The House voted yesterday to renew the Voting Rights Act after long debates about its necessity. The Act, H.R. 9, was renamed “The Fannie Lou Hamer, Rosa Parks, Coretta Scott King Voting Rights Act Reauthorization and Amendments Act of 2006” to honor these women for their continued and devoted efforts to achieve justice and equality for all people. Originally passed in 1965, the Voting Rights Act eliminated race discrimination, poll taxes, and literacy tests at the polls and established additional measures in areas in which race-based discrimination occurred in the past – particularly in the South.
Debates in the House were initiated primarily by conservative Southern Republicans who demanded amendments that would have weakened the bill. Representative Lynn Westmoreland, a Republican from Georgia, claimed that the renewal of the Act without amendments would mean that “states with voting problems 40 years ago can simply never be forgiven,” according to the New York Times. A total of 390 members voted for the Act, and 33 voted against it; all 33 lawmakers who voted against were Republicans, mostly from Southern and border states.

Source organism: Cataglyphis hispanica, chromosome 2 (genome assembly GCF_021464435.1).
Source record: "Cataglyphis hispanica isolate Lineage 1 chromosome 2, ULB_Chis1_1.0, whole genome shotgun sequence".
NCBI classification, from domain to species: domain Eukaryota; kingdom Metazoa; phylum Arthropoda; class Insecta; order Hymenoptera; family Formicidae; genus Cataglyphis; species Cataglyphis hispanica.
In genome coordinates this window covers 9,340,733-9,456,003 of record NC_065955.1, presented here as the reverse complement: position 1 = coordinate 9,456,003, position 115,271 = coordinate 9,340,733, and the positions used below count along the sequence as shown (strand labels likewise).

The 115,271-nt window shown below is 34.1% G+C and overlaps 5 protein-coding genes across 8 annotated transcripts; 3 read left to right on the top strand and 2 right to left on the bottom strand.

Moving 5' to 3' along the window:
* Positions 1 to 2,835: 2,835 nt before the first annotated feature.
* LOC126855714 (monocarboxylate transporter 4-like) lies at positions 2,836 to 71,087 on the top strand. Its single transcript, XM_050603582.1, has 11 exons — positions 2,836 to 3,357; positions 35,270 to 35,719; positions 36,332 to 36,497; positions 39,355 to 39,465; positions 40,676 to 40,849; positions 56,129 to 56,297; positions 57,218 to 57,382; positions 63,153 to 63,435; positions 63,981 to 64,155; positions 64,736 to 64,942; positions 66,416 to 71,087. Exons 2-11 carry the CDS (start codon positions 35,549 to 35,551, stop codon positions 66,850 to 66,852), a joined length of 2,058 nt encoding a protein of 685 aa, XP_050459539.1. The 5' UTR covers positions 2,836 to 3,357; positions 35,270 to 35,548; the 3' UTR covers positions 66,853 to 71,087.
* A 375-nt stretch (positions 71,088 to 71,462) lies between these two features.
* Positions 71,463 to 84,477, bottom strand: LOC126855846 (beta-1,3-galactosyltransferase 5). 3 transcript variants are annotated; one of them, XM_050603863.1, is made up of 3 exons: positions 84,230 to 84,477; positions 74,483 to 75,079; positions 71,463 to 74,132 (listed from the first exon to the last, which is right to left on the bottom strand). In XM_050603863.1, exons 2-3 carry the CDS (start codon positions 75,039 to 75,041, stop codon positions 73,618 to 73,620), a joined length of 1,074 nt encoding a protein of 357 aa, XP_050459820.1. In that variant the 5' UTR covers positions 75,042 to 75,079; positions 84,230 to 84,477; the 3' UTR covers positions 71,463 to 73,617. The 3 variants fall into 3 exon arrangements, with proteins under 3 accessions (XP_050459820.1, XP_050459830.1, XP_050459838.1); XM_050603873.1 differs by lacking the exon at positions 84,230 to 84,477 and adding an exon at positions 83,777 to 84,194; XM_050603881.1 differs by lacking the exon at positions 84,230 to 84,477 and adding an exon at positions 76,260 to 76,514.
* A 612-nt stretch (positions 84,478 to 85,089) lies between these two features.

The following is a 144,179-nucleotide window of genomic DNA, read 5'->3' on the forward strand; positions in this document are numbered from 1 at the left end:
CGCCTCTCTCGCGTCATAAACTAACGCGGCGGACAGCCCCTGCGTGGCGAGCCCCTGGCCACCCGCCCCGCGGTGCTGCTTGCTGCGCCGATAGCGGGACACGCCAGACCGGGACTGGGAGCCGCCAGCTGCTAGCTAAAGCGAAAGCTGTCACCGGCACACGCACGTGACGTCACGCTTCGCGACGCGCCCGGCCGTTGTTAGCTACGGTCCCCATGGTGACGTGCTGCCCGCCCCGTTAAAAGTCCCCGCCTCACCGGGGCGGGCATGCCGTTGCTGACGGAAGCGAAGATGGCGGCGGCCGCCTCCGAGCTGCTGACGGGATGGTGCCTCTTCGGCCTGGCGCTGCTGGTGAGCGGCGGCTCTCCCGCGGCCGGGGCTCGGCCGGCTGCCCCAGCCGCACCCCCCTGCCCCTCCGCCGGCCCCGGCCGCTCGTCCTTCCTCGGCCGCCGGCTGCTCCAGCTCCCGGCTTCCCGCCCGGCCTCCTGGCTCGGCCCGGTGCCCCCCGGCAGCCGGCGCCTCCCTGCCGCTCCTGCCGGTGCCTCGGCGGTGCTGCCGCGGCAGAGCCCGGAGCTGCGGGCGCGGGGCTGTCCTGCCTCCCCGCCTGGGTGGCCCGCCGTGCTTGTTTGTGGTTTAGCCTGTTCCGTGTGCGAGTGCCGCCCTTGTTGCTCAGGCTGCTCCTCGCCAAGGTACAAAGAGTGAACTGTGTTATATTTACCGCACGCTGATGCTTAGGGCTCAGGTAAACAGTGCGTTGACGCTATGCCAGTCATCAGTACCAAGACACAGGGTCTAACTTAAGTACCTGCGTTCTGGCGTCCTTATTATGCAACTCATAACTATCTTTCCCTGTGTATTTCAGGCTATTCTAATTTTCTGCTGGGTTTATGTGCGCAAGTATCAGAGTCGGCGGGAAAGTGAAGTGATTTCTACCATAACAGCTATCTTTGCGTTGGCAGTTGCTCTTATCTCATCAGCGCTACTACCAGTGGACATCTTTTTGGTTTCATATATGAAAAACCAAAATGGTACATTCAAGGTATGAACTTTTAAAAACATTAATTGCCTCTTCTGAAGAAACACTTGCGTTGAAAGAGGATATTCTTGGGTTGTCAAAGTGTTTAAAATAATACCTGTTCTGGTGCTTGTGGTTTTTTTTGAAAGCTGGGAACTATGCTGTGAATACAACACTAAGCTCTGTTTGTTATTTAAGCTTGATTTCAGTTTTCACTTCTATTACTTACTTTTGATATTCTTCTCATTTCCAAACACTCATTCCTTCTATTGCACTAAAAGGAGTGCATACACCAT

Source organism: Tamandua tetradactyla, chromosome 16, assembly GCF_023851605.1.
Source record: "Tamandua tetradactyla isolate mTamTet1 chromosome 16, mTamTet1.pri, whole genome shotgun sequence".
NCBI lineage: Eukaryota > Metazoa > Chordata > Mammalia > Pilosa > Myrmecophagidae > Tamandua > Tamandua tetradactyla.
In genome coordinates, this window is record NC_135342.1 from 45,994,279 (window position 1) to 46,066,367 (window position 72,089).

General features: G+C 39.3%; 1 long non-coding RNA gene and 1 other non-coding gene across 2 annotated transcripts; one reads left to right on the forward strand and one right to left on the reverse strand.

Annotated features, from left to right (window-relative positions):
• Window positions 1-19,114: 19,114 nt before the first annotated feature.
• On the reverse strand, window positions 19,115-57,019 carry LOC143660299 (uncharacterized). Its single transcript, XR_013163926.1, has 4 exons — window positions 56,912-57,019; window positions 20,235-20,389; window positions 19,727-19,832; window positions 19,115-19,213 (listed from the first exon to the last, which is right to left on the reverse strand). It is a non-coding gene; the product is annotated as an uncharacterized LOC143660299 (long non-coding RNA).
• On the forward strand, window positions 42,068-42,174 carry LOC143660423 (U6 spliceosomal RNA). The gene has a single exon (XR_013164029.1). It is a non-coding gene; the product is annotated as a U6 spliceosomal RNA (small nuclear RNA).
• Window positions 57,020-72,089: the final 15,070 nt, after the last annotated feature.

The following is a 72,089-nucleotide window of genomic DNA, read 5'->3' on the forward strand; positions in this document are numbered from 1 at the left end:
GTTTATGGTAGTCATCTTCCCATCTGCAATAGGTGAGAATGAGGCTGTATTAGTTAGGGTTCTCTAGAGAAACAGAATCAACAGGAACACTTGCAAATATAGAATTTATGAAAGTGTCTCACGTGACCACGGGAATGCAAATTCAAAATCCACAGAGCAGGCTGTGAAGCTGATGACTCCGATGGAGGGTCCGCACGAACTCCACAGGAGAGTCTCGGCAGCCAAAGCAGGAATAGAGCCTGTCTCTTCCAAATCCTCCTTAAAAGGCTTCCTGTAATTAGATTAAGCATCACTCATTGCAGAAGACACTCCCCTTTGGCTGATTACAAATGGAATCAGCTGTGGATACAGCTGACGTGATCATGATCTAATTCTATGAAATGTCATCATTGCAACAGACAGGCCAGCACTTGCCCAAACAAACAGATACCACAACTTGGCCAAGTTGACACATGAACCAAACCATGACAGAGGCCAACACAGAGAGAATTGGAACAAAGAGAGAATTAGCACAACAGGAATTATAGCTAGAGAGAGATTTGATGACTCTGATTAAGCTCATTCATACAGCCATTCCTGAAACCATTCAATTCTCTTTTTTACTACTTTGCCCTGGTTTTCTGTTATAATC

Feminist Majority President Eleanor Smeal joined other prominent women earlier this week to urge Congress to pass the Voting Rights Act immediately. Smeal and others recognize that the Voting Rights Act has empowered women of color – both as voters and as elected officials. As part of their statement, Smeal and 62 other women acknowledged that “giving a voice to the voiceless has always benefited women.”
The Senate still needs to vote on the Act. Senate Democratic Leader Harry Reid of Nevada has already called for a vote before the August recess.